Wales needs a Chief Digital Officer and a Minister for Digital with authority right across the public services, a Digital Strategy that ensures problems are addressed from the point of view of the member of the public who will be using the service, and a team of specialist digital ‘squads’ that can be called upon to help organisations develop workable solutions.

Those are the main recommendations of an expert panel that has today delivered its report to the Welsh Government.

Led by Labour backbencher, Llanelli AM Lee Waters, the panel includes Monmouthshire Council Chief Executive Paul Mathews, and the current Chief Digital Officer of Homes England, Dominic Campbell, amongst a very well regarded group of digital and public service experts. The panel was established at the end of October by Welsh Government Ministers Julie James (Leader of the House and Chief Whip), Vaughan Gething (Cabinet Secretary for Health and Social Services) and Alun Davies (Cabinet Secretary for Local Government and Public Services).

“At the moment there a gap at the top – very few of the leaders of our health boards, local authorities and senior civil service can be said to be confident digital leaders. In fact, most don’t feel embarrassed to admit they don’t really understand it. They will often talk about Digital as an off-shoot of IT. It’s not the same thing, technology is one of the ways digital change is implemented, the key bit about digital is designing services that work for people” panel Chair Lee Waters said.

“We need to use digital to enable us to ask for what we actually want, rather than how to put up with what systems we are given. This is a big change agenda. It will require real leadership and team working to get it to work. But if we don’t there’s a real risk that our public services get left behind” he added.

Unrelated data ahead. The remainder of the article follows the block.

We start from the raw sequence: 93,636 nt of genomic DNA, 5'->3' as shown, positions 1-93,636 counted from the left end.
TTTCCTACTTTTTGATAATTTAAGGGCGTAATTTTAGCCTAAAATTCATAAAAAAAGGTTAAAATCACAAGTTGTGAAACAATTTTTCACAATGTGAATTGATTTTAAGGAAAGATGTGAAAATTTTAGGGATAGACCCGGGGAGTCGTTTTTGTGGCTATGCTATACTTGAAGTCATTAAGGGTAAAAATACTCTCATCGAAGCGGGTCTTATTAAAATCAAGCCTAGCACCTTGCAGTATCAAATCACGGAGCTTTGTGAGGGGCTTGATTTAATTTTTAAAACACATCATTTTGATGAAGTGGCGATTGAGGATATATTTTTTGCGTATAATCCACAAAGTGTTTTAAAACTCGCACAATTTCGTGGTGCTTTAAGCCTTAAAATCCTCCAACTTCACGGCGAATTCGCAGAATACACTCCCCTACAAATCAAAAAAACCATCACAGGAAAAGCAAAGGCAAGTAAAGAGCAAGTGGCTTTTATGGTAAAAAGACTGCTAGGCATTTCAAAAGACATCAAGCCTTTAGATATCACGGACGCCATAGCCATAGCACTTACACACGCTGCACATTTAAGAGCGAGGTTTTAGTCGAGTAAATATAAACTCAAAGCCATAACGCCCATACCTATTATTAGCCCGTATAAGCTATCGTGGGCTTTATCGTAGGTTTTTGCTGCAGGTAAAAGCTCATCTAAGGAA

The panel makes six recommendations to the Government:

  • Design public services around the needs of the user
  • Establish clear digital leadership in Wales
  • Develop and introduce digital service standards
  • Identify skills and capability gaps and develop a plan to close them
  • Create an approach to incentivisation and spend controls
  • Agree a clear and ambitious timetable for change demonstrating pace and scale

Lee Waters said:

“A series of reports over the last three years have set out a consistent picture of Welsh public services failing to capture the potential of digital approaches to improve outcomes.

Whilst some Councils have introduced things like putting its parking services online, and text reminders of bin collections, many are way behind. In the same way some parts of the NHS are innovating, in Morriston hospital for example the kidney dialysis service allows patients to make decisions about their treatments by giving them digital access to their information through their smartphone or computer. Other parts of the NHS are still in the pre-digital age – hospital appointment letters are still routinely posted, and it’s not possible to access services online.

The danger is that citizens expectations are being transformed by online services from Netflix and Youtube, to Amazon and Paypal. If health, local government and other services fail to keep up with these changing demands, it could seriously undermine support for the values of public services in the future”.

The report calls on the new Welsh Government to take three immediate actions:

  • Appoint a Minister with lead responsibility for Digital
  • Agree a digital declaration committing to new ways of working across Welsh public services
  • Create a CDO for Wales within six months

The report is available here and in accessible format here.